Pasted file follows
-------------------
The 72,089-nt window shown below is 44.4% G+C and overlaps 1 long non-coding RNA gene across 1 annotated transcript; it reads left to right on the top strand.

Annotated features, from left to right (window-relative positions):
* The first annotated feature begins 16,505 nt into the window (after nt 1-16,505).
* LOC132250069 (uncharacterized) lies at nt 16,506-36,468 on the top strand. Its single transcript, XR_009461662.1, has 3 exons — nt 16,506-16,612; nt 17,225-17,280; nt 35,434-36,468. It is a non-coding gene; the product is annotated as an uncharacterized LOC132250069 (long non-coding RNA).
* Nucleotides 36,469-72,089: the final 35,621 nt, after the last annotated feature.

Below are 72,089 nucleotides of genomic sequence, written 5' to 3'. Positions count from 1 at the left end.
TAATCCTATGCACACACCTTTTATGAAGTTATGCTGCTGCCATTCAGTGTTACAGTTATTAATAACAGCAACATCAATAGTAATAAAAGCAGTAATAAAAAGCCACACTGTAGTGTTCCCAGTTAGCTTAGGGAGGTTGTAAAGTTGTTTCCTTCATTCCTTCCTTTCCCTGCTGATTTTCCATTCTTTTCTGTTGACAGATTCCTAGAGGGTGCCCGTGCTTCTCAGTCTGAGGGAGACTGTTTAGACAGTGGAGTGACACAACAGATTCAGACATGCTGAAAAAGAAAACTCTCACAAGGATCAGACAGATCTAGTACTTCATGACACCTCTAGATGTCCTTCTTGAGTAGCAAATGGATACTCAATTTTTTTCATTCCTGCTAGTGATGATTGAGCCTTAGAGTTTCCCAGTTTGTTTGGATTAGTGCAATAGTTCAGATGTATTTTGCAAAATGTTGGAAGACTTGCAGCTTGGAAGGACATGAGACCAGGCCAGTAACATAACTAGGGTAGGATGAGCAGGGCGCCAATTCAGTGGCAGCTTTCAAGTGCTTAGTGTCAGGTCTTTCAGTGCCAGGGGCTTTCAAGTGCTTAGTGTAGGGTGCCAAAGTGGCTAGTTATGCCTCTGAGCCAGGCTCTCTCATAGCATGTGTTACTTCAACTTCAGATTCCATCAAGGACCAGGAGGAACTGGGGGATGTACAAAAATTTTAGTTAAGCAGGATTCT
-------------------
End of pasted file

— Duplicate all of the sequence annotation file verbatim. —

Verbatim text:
The 72,089-nt window shown below is 44.4% G+C and overlaps 1 long non-coding RNA gene across 1 annotated transcript; it reads left to right on the top strand.

Annotated features, from left to right (window-relative positions):
* The first annotated feature begins 16,505 nt into the window (after nt 1-16,505).
* LOC132250069 (uncharacterized) lies at nt 16,506-36,468 on the top strand. Its single transcript, XR_009461662.1, has 3 exons — nt 16,506-16,612; nt 17,225-17,280; nt 35,434-36,468. It is a non-coding gene; the product is annotated as an uncharacterized LOC132250069 (long non-coding RNA).
* Nucleotides 36,469-72,089: the final 35,621 nt, after the last annotated feature.

Below are 72,089 nucleotides of genomic sequence, written 5' to 3'. Positions count from 1 at the left end.
TAATCCTATGCACACACCTTTTATGAAGTTATGCTGCTGCCATTCAGTGTTACAGTTATTAATAACAGCAACATCAATAGTAATAAAAGCAGTAATAAAAAGCCACACTGTAGTGTTCCCAGTTAGCTTAGGGAGGTTGTAAAGTTGTTTCCTTCATTCCTTCCTTTCCCTGCTGATTTTCCATTCTTTTCTGTTGACAGATTCCTAGAGGGTGCCCGTGCTTCTCAGTCTGAGGGAGACTGTTTAGACAGTGGAGTGACACAACAGATTCAGACATGCTGAAAAAGAAAACTCTCACAAGGATCAGACAGATCTAGTACTTCATGACACCTCTAGATGTCCTTCTTGAGTAGCAAATGGATACTCAATTTTTTTCATTCCTGCTAGTGATGATTGAGCCTTAGAGTTTCCCAGTTTGTTTGGATTAGTGCAATAGTTCAGATGTATTTTGCAAAATGTTGGAAGACTTGCAGCTTGGAAGGACATGAGACCAGGCCAGTAACATAACTAGGGTAGGATGAGCAGGGCGCCAATTCAGTGGCAGCTTTCAAGTGCTTAGTGTCAGGTCTTTCAGTGCCAGGGGCTTTCAAGTGCTTAGTGTAGGGTGCCAAAGTGGCTAGTTATGCCTCTGAGCCAGGCTCTCTCATAGCATGTGTTACTTCAACTTCAGATTCCATCAAGGACCAGGAGGAACTGGGGGATGTACAAAAATTTTAGTTAAGCAGGATTCT